President Biden’s inability to secure the southern border will result in the deaths of American children as drug cartels take advantage of the country’s vulnerability, former Secretary of State Mike Pompeo said.
“We have these porous borders. Those [drug] the cartels find out… not only how to get into Texas, California and Arizona, but across the country and network. Our local law enforcement… is under tremendous pressure from drugs, ”Pompeo told John Catsimatidis on his WABC 770 AM radio show in an interview that aired Sunday.
“Children all over America are going to die because of this administration’s failure to secure this border,” he added.
Pompeo’s comments come just days after the Drug Enforcement Agency last week issued a public safety warning about an “alarming increase” in fake prescription pills containing fentanyl found in the United States.
The DEA said the majority of fake pills are made in Mexico from chemicals supplied by China and then smuggled into the United States.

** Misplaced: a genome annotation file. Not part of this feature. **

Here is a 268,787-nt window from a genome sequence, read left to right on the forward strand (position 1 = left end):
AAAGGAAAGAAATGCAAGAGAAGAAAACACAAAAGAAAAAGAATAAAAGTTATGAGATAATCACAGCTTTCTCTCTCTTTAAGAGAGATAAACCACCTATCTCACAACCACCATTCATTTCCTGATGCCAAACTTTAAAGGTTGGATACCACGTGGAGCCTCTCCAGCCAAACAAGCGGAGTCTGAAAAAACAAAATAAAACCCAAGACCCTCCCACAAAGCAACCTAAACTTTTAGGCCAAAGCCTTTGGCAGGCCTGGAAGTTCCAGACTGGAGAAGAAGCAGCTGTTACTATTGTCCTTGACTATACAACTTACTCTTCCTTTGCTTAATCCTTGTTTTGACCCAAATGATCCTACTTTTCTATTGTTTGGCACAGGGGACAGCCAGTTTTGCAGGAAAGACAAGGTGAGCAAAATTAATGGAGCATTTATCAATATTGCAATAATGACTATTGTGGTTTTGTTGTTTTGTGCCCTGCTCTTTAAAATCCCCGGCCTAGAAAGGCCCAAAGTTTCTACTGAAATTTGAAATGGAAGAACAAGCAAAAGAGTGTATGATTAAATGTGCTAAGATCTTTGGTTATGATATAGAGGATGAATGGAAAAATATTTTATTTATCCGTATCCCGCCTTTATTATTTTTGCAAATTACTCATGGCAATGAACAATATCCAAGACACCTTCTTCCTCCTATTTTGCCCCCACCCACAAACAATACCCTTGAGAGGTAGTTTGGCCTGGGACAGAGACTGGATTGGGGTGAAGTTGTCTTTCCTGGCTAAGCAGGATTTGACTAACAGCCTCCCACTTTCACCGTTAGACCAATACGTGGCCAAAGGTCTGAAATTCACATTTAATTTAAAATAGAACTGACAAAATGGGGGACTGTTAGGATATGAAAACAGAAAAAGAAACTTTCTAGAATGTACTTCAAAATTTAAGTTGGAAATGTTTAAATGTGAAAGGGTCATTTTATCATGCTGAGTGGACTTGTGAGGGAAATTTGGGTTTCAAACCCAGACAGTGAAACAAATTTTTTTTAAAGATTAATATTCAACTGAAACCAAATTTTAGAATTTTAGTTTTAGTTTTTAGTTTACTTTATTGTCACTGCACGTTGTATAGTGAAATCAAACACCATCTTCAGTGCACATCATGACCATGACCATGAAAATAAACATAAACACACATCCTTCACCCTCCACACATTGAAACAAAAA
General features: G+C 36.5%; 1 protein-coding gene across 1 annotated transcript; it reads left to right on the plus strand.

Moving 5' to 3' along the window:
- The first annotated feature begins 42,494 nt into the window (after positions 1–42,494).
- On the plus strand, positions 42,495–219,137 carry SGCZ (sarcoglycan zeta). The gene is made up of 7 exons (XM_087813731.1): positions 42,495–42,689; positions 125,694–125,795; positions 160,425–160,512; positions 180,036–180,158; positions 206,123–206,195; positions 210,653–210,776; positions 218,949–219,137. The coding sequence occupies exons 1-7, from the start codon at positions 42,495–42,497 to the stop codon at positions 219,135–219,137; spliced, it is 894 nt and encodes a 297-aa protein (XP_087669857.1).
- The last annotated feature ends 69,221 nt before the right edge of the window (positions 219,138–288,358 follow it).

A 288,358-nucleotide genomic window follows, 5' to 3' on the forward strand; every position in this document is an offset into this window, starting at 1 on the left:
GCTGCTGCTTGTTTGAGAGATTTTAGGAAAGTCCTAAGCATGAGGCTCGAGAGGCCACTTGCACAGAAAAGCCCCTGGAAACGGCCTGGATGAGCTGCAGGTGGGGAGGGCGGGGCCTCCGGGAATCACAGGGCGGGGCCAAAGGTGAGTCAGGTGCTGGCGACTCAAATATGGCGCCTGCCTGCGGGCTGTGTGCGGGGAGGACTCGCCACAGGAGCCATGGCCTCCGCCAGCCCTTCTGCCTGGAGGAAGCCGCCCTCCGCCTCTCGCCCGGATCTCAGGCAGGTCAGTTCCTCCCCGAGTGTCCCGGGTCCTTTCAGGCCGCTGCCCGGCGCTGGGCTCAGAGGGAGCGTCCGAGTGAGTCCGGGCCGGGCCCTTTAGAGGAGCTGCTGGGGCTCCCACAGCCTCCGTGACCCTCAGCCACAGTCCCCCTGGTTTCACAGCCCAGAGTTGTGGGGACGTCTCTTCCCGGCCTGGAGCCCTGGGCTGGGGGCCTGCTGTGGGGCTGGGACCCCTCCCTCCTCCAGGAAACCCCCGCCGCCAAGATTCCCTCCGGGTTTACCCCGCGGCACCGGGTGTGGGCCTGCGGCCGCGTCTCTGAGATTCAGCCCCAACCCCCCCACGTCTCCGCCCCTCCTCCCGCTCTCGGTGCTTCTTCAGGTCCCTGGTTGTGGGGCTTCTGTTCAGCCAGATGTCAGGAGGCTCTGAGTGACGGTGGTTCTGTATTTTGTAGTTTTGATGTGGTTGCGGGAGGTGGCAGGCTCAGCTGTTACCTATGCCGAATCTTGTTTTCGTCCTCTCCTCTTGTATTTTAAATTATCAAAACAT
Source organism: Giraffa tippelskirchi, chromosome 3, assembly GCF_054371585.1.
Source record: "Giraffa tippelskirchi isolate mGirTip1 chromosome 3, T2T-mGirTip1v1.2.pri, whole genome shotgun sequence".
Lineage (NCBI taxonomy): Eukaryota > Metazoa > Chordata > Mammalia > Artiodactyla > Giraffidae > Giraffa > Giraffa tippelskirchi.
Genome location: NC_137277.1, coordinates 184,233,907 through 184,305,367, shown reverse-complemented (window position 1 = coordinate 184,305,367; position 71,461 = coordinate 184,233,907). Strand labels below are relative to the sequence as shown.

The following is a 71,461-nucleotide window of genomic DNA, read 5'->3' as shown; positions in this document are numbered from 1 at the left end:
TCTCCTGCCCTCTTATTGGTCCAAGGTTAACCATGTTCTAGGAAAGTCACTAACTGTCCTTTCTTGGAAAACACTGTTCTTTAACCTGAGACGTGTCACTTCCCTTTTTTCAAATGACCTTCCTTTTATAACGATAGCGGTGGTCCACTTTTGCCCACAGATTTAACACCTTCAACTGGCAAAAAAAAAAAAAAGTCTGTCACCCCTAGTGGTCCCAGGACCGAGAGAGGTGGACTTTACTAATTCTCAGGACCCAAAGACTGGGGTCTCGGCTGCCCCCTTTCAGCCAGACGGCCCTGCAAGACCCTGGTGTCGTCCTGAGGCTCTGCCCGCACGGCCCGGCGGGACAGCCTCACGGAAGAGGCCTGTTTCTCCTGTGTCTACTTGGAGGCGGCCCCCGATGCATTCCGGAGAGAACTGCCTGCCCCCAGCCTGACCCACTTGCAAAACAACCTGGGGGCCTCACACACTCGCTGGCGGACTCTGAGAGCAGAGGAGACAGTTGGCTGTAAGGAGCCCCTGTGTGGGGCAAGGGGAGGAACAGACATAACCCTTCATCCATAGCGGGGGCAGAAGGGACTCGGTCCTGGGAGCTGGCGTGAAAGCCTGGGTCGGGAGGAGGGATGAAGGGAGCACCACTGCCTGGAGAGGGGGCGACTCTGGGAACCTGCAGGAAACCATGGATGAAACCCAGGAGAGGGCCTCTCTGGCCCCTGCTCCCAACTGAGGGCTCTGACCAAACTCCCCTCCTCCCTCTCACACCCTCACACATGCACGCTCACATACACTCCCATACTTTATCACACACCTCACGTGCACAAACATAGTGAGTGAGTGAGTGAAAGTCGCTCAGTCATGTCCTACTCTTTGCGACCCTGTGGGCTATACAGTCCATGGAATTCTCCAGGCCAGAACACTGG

He said more than 9.5 million fake pills had already been seized this year, double the amount confiscated in the past two years.
“DEA laboratory tests reveal a dramatic increase in the number of counterfeit pills containing at least two milligrams of fentanyl, which is considered a lethal dose,” the DEA said in the alert.
The federal agency also announced last week that 1.8 million fake pills containing fentanyl were seized during a two-month investigation that led to 810 arrests.
The pills containing the deadly synthetic opioid had the potential to kill more than 700,000 people, DEA administrator Anne Milgram said.
The DEA also seized more than 1,500 pounds of fentanyl powder, enough to make tens of millions of additional pills.
The Biden administration has struggled to contain the surge of illegal immigrants on the southern border after reversing or ending many of the immigration policies of former President Donald Trump.
Last month, thousands of Haitian refugees crossed the border with the United States and settled in a makeshift camp near Del Rio, Texas.
While many have been deported to Haiti or returned voluntarily to Mexico, around 12,400 migrants have been released in the United States, Homeland Security Secretary Alejandro Mayorkas said.